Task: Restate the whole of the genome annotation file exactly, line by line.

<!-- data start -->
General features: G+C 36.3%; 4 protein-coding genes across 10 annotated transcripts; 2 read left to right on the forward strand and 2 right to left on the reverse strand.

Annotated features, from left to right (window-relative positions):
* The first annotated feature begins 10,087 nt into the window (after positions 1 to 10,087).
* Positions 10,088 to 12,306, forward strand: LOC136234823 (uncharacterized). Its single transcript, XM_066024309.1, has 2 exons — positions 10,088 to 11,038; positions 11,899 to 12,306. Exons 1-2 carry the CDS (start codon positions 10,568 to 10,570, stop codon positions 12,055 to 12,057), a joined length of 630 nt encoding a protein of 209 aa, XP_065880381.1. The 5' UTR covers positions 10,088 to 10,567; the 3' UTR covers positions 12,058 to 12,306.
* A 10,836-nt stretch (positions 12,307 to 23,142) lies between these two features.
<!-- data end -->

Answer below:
General features: G+C 36.3%; 4 protein-coding genes across 10 annotated transcripts; 2 read left to right on the forward strand and 2 right to left on the reverse strand.

Annotated features, from left to right (window-relative positions):
* The first annotated feature begins 10,087 nt into the window (after positions 1 to 10,087).
* Positions 10,088 to 12,306, forward strand: LOC136234823 (uncharacterized). Its single transcript, XM_066024309.1, has 2 exons — positions 10,088 to 11,038; positions 11,899 to 12,306. Exons 1-2 carry the CDS (start codon positions 10,568 to 10,570, stop codon positions 12,055 to 12,057), a joined length of 630 nt encoding a protein of 209 aa, XP_065880381.1. The 5' UTR covers positions 10,088 to 10,567; the 3' UTR covers positions 12,058 to 12,306.
* A 10,836-nt stretch (positions 12,307 to 23,142) lies between these two features.